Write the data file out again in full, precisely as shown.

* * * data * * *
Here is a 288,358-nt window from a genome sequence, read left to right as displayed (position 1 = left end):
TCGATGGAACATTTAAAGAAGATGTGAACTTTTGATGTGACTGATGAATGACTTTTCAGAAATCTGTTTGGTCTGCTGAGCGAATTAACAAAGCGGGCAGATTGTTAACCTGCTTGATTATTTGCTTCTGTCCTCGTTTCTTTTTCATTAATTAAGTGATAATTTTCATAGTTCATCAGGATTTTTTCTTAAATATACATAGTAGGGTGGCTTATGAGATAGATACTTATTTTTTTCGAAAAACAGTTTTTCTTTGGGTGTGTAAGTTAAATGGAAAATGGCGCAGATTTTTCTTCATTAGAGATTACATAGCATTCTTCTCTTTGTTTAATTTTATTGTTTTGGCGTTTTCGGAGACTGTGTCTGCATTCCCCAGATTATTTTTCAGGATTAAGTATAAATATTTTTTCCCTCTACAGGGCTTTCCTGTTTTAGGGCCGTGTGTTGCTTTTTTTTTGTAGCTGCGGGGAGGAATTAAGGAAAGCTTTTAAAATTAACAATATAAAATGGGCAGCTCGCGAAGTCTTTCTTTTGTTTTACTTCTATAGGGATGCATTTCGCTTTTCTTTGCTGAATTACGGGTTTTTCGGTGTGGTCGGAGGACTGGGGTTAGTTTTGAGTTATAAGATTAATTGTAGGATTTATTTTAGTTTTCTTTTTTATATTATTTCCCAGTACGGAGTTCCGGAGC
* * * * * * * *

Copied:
Here is a 288,358-nt window from a genome sequence, read left to right as displayed (position 1 = left end):
TCGATGGAACATTTAAAGAAGATGTGAACTTTTGATGTGACTGATGAATGACTTTTCAGAAATCTGTTTGGTCTGCTGAGCGAATTAACAAAGCGGGCAGATTGTTAACCTGCTTGATTATTTGCTTCTGTCCTCGTTTCTTTTTCATTAATTAAGTGATAATTTTCATAGTTCATCAGGATTTTTTCTTAAATATACATAGTAGGGTGGCTTATGAGATAGATACTTATTTTTTTCGAAAAACAGTTTTTCTTTGGGTGTGTAAGTTAAATGGAAAATGGCGCAGATTTTTCTTCATTAGAGATTACATAGCATTCTTCTCTTTGTTTAATTTTATTGTTTTGGCGTTTTCGGAGACTGTGTCTGCATTCCCCAGATTATTTTTCAGGATTAAGTATAAATATTTTTTCCCTCTACAGGGCTTTCCTGTTTTAGGGCCGTGTGTTGCTTTTTTTTTGTAGCTGCGGGGAGGAATTAAGGAAAGCTTTTAAAATTAACAATATAAAATGGGCAGCTCGCGAAGTCTTTCTTTTGTTTTACTTCTATAGGGATGCATTTCGCTTTTCTTTGCTGAATTACGGGTTTTTCGGTGTGGTCGGAGGACTGGGGTTAGTTTTGAGTTATAAGATTAATTGTAGGATTTATTTTAGTTTTCTTTTTTATATTATTTCCCAGTACGGAGTTCCGGAGC